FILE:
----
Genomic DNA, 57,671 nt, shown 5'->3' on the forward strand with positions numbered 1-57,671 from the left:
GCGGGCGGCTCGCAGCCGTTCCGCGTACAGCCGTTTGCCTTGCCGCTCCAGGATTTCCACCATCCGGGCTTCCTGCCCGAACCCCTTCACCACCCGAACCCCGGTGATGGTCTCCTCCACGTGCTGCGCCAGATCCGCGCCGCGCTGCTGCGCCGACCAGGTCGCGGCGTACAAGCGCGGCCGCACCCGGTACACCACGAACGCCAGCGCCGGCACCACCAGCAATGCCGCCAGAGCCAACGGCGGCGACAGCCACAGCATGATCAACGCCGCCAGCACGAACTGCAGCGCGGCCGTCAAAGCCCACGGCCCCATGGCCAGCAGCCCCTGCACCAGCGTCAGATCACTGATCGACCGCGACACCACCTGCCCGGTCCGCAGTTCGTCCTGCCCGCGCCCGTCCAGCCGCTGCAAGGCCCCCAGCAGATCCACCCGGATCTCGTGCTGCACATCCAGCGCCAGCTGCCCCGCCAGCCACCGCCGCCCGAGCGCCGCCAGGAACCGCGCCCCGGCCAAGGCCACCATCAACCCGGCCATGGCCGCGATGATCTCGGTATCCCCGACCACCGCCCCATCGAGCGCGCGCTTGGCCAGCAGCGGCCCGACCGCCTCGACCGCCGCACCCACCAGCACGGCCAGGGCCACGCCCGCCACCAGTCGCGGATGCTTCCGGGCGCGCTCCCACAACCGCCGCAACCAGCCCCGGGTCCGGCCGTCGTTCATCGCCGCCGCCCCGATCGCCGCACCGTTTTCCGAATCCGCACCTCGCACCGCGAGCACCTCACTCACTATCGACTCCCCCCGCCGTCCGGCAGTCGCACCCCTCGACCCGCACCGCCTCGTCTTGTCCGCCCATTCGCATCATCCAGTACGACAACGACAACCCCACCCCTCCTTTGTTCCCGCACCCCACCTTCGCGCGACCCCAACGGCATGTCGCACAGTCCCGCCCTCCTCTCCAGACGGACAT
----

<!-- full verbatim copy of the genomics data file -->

Genomic DNA, 57,671 nt, shown 5'->3' on the forward strand with positions numbered 1-57,671 from the left:
GCGGGCGGCTCGCAGCCGTTCCGCGTACAGCCGTTTGCCTTGCCGCTCCAGGATTTCCACCATCCGGGCTTCCTGCCCGAACCCCTTCACCACCCGAACCCCGGTGATGGTCTCCTCCACGTGCTGCGCCAGATCCGCGCCGCGCTGCTGCGCCGACCAGGTCGCGGCGTACAAGCGCGGCCGCACCCGGTACACCACGAACGCCAGCGCCGGCACCACCAGCAATGCCGCCAGAGCCAACGGCGGCGACAGCCACAGCATGATCAACGCCGCCAGCACGAACTGCAGCGCGGCCGTCAAAGCCCACGGCCCCATGGCCAGCAGCCCCTGCACCAGCGTCAGATCACTGATCGACCGCGACACCACCTGCCCGGTCCGCAGTTCGTCCTGCCCGCGCCCGTCCAGCCGCTGCAAGGCCCCCAGCAGATCCACCCGGATCTCGTGCTGCACATCCAGCGCCAGCTGCCCCGCCAGCCACCGCCGCCCGAGCGCCGCCAGGAACCGCGCCCCGGCCAAGGCCACCATCAACCCGGCCATGGCCGCGATGATCTCGGTATCCCCGACCACCGCCCCATCGAGCGCGCGCTTGGCCAGCAGCGGCCCGACCGCCTCGACCGCCGCACCCACCAGCACGGCCAGGGCCACGCCCGCCACCAGTCGCGGATGCTTCCGGGCGCGCTCCCACAACCGCCGCAACCAGCCCCGGGTCCGGCCGTCGTTCATCGCCGCCGCCCCGATCGCCGCACCGTTTTCCGAATCCGCACCTCGCACCGCGAGCACCTCACTCACTATCGACTCCCCCCGCCGTCCGGCAGTCGCACCCCTCGACCCGCACCGCCTCGTCTTGTCCGCCCATTCGCATCATCCAGTACGACAACGACAACCCCACCCCTCCTTTGTTCCCGCACCCCACCTTCGCGCGACCCCAACGGCATGTCGCACAGTCCCGCCCTCCTCTCCAGACGGACAT